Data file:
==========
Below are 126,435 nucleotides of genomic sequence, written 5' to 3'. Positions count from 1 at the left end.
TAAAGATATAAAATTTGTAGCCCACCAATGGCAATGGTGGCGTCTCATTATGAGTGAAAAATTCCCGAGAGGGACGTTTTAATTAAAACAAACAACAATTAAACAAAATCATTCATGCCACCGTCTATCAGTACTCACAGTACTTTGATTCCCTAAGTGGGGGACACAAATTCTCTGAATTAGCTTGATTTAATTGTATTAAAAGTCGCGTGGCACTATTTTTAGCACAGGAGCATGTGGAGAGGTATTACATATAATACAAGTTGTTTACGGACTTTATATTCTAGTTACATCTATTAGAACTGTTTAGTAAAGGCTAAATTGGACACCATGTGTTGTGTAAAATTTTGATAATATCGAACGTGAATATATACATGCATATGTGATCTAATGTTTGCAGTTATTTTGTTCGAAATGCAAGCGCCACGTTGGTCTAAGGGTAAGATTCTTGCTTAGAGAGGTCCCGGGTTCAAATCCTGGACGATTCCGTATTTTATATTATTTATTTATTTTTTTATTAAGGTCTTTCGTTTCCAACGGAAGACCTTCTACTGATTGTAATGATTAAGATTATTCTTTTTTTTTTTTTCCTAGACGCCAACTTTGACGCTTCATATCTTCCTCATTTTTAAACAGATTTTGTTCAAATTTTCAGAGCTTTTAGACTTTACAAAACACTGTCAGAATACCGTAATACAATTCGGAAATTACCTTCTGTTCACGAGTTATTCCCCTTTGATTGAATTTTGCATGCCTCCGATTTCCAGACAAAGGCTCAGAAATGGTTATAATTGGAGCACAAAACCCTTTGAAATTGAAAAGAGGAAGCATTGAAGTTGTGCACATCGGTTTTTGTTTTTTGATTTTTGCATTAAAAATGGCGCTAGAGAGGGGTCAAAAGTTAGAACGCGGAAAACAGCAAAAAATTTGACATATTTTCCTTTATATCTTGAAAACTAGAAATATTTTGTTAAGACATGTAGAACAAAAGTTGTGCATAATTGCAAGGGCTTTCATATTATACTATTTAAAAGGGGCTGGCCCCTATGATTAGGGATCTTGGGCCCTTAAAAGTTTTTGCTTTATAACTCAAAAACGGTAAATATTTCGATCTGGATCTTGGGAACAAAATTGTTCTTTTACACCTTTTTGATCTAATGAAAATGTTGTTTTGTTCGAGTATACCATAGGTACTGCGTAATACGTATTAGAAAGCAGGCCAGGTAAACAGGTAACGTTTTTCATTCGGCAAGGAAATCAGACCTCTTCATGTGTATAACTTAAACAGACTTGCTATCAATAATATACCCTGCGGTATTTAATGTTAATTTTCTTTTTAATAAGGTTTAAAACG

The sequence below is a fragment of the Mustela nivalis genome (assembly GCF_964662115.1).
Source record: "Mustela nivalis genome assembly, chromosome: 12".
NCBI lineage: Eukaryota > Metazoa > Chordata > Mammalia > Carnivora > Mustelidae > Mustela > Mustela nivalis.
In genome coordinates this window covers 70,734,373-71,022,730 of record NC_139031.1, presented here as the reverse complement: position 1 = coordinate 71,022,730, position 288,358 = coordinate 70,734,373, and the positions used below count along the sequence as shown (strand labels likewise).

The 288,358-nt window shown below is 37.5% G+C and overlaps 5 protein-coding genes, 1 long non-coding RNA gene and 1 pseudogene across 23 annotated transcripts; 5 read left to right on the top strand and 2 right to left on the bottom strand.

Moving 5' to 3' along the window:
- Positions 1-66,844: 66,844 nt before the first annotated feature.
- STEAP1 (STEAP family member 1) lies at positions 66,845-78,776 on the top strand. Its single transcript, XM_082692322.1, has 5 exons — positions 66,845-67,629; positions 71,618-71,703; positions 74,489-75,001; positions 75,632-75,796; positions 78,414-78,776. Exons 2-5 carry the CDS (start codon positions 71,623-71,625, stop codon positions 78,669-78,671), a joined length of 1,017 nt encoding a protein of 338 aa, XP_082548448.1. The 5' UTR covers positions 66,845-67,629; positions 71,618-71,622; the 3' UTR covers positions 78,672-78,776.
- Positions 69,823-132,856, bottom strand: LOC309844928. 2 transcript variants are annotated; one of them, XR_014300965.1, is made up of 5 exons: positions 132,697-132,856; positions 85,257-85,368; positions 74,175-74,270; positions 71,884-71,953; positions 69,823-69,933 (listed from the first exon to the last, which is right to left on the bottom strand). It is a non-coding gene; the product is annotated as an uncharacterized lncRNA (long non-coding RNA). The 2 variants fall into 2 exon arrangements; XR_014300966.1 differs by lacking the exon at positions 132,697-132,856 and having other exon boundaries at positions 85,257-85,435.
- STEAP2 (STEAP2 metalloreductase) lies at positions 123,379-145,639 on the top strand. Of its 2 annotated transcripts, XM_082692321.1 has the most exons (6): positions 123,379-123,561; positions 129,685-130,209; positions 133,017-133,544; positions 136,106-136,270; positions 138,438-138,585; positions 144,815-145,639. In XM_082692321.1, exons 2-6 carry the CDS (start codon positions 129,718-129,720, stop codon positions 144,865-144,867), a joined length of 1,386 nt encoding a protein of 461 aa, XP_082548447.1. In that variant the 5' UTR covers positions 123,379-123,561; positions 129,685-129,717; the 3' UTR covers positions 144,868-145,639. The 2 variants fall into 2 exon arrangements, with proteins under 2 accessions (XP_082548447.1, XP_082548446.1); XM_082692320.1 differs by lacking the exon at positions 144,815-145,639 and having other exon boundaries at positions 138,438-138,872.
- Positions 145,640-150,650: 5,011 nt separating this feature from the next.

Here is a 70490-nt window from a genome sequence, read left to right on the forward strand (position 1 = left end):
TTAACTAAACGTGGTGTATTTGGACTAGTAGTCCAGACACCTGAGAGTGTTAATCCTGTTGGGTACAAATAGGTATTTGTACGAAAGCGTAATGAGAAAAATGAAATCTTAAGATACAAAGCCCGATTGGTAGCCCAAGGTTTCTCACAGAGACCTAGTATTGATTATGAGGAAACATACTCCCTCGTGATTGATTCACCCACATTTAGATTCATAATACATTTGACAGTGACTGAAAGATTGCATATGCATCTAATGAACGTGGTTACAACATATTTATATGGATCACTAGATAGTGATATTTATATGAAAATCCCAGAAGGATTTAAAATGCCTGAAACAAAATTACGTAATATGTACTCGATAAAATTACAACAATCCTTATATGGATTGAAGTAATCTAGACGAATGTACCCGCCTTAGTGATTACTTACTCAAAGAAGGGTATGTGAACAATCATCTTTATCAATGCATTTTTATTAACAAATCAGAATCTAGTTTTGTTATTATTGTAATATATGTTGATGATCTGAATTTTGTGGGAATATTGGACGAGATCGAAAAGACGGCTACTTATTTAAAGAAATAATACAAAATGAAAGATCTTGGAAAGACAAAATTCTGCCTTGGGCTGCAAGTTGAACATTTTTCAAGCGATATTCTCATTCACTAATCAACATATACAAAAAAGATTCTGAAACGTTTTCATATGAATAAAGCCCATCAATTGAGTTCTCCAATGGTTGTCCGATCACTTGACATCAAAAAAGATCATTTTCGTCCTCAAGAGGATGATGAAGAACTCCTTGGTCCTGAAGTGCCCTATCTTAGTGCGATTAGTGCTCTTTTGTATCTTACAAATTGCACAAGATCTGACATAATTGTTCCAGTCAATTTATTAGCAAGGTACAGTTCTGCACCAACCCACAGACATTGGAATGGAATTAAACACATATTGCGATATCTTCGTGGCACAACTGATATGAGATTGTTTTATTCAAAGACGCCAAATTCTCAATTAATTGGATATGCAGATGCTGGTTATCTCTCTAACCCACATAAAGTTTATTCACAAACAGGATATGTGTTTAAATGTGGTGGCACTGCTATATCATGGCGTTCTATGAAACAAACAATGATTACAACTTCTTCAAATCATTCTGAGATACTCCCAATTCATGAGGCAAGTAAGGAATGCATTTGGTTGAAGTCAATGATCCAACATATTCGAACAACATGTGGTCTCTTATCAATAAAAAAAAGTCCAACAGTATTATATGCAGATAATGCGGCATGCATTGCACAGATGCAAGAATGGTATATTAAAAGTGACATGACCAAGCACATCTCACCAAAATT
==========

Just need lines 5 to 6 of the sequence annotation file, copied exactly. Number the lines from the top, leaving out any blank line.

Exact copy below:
NCBI lineage: Eukaryota > Metazoa > Chordata > Mammalia > Carnivora > Mustelidae > Mustela > Mustela nivalis.
In genome coordinates this window covers 70,734,373-71,022,730 of record NC_139031.1, presented here as the reverse complement: position 1 = coordinate 71,022,730, position 288,358 = coordinate 70,734,373, and the positions used below count along the sequence as shown (strand labels likewise).